Canker Sore Pain vs. Cold Sore Pain: What's the Difference?
When you experience pain in and around your mouth, it’s important to understand the cause of your discomfort so that you can properly treat it. Apart from the visual cues the physical sensations of pain from a cold sore and a canker sore differ. Learn how to tell them apart so you can start feeling better.
Canker Sores: Pain, Causes & Treatment
Also known as aphthous ulcers, canker sore are lesions that develop in the soft tissues in your mouth.1 They’re commonly found on your tongue, inner lip and at the base of your gumline and they can be painful, making eating and speaking difficult.1
Canker sores aren’t contagious like cold sores and will often go away on their own, but you may experience a tingling or burning sensation before the sore actually appears.1 Canker sores also differ from cold sores because they do not appear on the surface of your lips.1
Canker sore pain can be easy to manage, but they can also last for several weeks and require medical attention.1 These lesions may be recurring and persistent, and make actions like eating and drinking extremely difficult.1
You can treat canker sore pain with over-the-counter numbing agents specifically directed for use with canker sores.2 Take extreme care when using these products, given the sores’ location on the soft tissues of the mouth. Avoid spicy foods or foods that may be considered abrasive.2 Rinse your mouth with an OTC antiseptic solution to help speed healing and prevent infection and further burning or tingling pain.2
Cold Sores: Pain, Causes & Treatment
Cold sores are caused by an infection of the herpes simplex virus and causes the formation of painful, fluid-filled blisters that are usually located on the outside of the mouth around the lips.2 Before these blisters form, they may announce themselves with a distinctive tingle or itching sensation. If left untreated, they’ll quickly grow in a matter of hours.2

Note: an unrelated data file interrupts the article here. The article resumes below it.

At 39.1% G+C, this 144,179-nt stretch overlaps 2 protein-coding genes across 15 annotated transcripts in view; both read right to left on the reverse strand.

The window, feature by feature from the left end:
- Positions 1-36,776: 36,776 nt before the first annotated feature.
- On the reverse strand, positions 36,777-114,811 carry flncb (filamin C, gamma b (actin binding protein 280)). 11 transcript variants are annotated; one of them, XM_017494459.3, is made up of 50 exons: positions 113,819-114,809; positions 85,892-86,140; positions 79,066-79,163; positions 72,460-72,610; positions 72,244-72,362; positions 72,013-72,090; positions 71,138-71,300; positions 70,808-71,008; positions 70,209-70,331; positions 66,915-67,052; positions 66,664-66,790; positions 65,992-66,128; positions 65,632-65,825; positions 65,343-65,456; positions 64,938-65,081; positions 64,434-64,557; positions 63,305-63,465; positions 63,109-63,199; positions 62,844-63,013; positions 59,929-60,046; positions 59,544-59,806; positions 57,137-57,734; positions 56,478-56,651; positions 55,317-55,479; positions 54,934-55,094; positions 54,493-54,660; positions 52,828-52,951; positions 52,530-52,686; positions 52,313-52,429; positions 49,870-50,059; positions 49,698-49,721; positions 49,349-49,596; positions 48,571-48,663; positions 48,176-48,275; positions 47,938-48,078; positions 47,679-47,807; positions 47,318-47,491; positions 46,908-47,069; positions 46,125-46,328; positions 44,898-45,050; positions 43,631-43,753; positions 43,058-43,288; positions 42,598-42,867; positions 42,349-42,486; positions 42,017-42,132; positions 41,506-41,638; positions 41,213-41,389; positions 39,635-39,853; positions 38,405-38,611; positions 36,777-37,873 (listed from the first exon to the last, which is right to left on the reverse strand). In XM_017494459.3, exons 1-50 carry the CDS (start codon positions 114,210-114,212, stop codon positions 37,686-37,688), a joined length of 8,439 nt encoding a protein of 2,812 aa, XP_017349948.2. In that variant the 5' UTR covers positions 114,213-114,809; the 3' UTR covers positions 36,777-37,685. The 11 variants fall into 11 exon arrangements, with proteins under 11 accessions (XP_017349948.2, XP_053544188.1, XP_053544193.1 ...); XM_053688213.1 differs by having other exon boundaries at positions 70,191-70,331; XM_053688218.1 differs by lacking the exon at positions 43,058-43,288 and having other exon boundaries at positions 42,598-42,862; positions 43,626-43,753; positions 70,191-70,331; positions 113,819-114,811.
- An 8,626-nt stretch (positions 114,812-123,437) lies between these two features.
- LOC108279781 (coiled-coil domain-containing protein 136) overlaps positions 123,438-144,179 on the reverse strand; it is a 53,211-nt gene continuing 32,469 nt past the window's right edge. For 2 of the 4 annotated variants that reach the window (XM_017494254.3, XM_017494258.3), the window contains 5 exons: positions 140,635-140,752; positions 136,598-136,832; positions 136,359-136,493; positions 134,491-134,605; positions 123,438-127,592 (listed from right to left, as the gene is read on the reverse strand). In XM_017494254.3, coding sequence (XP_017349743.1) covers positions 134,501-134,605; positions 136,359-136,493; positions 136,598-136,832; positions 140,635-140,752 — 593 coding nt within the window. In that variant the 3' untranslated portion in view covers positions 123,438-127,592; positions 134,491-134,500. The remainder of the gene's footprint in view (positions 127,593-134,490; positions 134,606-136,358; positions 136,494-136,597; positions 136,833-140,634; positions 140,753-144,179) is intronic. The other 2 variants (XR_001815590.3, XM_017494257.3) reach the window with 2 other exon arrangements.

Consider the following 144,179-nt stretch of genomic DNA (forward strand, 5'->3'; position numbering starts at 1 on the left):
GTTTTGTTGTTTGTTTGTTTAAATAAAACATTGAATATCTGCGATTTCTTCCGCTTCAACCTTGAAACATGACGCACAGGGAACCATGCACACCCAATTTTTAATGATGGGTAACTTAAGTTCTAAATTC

Pain from a cold sore is usually due to the speed in which the cluster of fluid-filled blisters appears, leading to pressure, soreness, and a burning sensation.2,3 After they appear, these blisters may turn cloudy and filled with pus; then they dry up, crust over and heal, usually in the span of 7-10 days if left untreated.3 These sores can make eating difficult and applying pressure to them may be painful, with the way that these blisters are pulling on your skin.3
While there’s no way to permanently cure cold sores, you can treat them individually with antiviral medications. You can talk to your doctor about a prescription, or you can reach for over-the-counter Abreva Cream, which — if used at the first sign of a tingle — can heal your cold sore in as little as 2½ days.* Abreva Cream can help heal the viral aspect of your cold sore, but you can also look to other products to manage cold sore pain. Abreva Cold Sore Rapid Pain Relief gel contains the active ingredient lidocaine, and uses a rapid numbing effect to target uncomfortable pressure and throbbing pain.**
Canker and cold sore pain can both put a damper on your day, but understanding their differences can help you treat them effectively.
*Median healing time 4.1 days. 25 percent of users healed within 2½ days.
**Use as directed.
1. Canker Sore. Mayo Clinic. https://www.mayoclinic.org/diseases-conditions/canker-sore/symptoms-causes/syc-20370615. Accessed 5/3/2023.
2. Fever Blisters & Canker Sores. National Institute of Dental and Craniofacial Research. https://www.nidcr.nih.gov/health-info/fever-blisters-canker-sores. Accessed 5/3/2023.
3. Cold and Canker Sores. University of Michigan Health Service. https://uhs.umich.edu/coldcankersores. Accessed 5/3/2023.
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